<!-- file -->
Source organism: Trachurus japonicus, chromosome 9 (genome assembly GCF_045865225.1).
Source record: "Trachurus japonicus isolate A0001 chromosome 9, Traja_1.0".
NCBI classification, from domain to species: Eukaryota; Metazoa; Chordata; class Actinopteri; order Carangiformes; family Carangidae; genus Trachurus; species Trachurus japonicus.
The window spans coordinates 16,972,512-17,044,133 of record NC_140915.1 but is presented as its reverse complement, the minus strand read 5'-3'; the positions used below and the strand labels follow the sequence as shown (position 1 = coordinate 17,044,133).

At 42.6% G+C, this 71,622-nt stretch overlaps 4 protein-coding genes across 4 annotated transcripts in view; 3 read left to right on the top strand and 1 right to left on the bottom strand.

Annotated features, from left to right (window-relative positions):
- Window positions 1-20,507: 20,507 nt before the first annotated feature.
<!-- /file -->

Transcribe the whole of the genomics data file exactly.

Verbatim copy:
Source organism: Trachurus japonicus, chromosome 9 (genome assembly GCF_045865225.1).
Source record: "Trachurus japonicus isolate A0001 chromosome 9, Traja_1.0".
NCBI classification, from domain to species: Eukaryota; Metazoa; Chordata; class Actinopteri; order Carangiformes; family Carangidae; genus Trachurus; species Trachurus japonicus.
The window spans coordinates 16,972,512-17,044,133 of record NC_140915.1 but is presented as its reverse complement, the minus strand read 5'-3'; the positions used below and the strand labels follow the sequence as shown (position 1 = coordinate 17,044,133).

At 42.6% G+C, this 71,622-nt stretch overlaps 4 protein-coding genes across 4 annotated transcripts in view; 3 read left to right on the top strand and 1 right to left on the bottom strand.

Annotated features, from left to right (window-relative positions):
- Window positions 1-20,507: 20,507 nt before the first annotated feature.